This thread reminds me that, when I joined diyaudio I was going to propose that there should be a "noobs" forum for people like me...but decided against suggesting it because there might be a good reason for it not already being here. Perhaps nobody with experience would actually read it haha. But seriously, to someone new to project construction there are just scads of little pesky questions that are a major preoccupation to figure out. I've solved a lot of them on my own but it took a lot of time. For example one of the ones that's still an albatross: what the heck does a snap-in capacitor snap into? I bought a copper bus bar, which ESP suggests for grounding, because I was going to order some copper sheeting for an outdoor project anyhow. I suppose I can drill a 1/16" inch hole and coerce the snap-in terminal into it, but based on their design it does look like there's something of a particular shape they are supposed to mate with...? What though? Google search of "snap-in capacitor terminals" or searches on the mouser site didn't find anything. The caps I'm using are the Panasonic 10k uf ones that diycable had on sale. Hope they are up to the task...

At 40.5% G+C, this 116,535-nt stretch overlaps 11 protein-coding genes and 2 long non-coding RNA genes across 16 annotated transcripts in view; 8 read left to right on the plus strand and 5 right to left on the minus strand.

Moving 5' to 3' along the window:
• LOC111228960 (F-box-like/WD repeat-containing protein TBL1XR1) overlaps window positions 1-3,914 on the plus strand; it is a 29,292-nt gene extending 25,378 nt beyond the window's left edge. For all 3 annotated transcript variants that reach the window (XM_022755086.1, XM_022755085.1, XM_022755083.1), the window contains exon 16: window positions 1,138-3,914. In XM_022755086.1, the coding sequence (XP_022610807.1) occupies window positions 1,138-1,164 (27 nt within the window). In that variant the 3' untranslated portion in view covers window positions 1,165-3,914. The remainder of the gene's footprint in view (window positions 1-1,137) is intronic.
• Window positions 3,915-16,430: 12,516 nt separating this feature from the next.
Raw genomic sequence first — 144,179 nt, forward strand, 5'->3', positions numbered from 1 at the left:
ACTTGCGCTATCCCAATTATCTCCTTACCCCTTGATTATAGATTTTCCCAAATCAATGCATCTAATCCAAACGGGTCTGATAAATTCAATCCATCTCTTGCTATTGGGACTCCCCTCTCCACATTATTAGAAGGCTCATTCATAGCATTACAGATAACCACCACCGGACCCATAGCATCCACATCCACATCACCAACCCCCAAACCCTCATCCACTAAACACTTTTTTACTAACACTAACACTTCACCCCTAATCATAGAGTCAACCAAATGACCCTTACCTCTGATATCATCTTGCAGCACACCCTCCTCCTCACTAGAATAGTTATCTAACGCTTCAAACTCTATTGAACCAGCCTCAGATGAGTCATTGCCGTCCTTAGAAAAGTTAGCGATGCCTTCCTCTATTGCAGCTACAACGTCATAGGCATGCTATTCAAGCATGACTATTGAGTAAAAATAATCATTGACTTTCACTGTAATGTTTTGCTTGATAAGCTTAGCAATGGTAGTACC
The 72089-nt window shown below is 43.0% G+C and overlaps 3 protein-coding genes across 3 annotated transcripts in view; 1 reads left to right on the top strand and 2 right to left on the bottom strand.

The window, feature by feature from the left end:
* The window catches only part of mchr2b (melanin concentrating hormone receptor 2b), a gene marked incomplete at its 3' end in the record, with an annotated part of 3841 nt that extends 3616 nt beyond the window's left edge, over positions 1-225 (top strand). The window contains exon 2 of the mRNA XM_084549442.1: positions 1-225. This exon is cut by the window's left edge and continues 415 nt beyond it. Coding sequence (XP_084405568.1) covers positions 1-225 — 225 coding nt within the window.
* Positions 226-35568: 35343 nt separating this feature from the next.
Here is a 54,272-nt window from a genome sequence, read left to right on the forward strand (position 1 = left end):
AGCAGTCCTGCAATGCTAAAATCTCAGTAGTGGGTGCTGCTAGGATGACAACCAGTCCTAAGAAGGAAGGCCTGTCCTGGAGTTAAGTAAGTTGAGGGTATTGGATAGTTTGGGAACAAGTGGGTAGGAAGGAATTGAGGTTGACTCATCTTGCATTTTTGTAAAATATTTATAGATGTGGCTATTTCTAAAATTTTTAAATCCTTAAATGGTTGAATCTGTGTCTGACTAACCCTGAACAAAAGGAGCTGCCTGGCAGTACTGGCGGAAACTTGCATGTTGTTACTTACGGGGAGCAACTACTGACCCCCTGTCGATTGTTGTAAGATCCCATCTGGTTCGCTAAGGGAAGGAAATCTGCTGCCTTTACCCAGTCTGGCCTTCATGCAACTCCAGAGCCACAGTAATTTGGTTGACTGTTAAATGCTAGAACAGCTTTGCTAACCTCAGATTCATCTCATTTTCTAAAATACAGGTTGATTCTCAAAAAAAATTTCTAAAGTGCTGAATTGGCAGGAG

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Old 22nd January 2010, 12:33 AM   #5
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Location: Wirral UK
Hi snellwilco.

Have a read here Electronics/Capacitors - Wikibooks, collection of open-content textbooks

The term snap in applies to snapping into a pcb and holding its own weight prior to soldering. As opposed to radial leaded caps that fall out as soon as the board is inverted. They also fall directly into the bin or roll under the heaviest item of furniture to a point which is just out of reach, no matter which angle you reach from.